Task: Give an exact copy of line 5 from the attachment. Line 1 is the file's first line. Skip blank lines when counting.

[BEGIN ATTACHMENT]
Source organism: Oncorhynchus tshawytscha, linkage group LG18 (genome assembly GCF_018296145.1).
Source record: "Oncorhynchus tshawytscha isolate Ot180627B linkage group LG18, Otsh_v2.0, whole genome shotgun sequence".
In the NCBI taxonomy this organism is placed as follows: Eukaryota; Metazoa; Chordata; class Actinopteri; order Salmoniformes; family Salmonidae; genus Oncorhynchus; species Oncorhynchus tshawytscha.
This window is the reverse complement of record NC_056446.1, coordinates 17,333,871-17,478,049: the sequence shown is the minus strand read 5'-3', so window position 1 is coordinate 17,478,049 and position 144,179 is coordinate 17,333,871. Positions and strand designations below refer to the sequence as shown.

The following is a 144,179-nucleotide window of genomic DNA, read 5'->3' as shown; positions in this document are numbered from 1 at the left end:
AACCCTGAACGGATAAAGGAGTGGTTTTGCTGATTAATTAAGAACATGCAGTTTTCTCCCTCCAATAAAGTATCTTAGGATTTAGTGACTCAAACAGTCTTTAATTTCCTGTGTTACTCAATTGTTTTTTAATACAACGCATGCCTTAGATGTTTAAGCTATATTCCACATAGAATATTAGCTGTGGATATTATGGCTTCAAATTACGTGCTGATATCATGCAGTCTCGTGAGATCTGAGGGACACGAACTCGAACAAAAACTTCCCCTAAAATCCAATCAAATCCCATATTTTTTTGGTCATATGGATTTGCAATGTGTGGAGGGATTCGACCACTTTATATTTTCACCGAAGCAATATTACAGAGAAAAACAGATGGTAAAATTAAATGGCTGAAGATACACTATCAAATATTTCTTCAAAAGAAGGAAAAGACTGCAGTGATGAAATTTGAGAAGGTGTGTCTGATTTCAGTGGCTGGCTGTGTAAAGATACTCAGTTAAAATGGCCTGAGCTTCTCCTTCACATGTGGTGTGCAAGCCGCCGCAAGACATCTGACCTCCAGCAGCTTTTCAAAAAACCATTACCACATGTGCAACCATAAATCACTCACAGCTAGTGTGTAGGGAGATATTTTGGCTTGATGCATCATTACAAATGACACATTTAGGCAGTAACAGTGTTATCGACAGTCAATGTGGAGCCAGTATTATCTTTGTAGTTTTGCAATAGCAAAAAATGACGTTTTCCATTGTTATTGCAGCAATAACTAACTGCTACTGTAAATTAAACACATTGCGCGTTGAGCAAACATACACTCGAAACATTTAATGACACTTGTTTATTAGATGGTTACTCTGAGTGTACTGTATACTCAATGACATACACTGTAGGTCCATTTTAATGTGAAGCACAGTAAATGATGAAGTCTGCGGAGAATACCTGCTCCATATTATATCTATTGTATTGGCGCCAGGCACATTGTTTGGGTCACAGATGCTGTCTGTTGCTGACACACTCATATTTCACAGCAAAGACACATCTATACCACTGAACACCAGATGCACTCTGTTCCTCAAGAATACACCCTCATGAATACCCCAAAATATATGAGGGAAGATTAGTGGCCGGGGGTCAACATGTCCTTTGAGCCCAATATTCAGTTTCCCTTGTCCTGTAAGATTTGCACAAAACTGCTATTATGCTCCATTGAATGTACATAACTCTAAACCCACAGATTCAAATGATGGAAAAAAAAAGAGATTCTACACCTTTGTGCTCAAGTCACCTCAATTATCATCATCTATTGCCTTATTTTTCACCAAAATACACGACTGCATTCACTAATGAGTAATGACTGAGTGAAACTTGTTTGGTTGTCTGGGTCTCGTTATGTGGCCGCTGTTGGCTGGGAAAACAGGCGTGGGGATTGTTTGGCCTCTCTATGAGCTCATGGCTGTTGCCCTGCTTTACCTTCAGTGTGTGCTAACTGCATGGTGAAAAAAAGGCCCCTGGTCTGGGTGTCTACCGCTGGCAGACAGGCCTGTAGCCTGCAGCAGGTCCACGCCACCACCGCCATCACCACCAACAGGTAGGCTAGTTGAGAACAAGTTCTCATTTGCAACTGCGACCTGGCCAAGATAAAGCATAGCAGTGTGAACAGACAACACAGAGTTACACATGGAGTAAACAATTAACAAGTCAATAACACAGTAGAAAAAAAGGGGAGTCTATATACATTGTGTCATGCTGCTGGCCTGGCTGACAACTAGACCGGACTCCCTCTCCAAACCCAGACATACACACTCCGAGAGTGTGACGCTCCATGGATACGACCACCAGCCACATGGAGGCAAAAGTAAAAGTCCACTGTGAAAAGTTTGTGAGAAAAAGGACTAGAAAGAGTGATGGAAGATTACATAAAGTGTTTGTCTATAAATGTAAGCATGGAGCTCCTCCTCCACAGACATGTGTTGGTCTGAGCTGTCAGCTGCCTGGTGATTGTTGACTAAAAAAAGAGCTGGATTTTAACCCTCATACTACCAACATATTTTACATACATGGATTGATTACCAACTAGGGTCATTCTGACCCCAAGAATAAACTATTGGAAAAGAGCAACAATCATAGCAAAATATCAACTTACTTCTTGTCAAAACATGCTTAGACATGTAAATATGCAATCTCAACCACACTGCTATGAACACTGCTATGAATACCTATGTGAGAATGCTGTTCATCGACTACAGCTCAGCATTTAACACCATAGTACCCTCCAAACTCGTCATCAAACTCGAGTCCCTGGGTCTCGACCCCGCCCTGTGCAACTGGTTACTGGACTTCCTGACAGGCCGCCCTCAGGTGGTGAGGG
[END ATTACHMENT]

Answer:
The following is a 144,179-nucleotide window of genomic DNA, read 5'->3' as shown; positions in this document are numbered from 1 at the left end: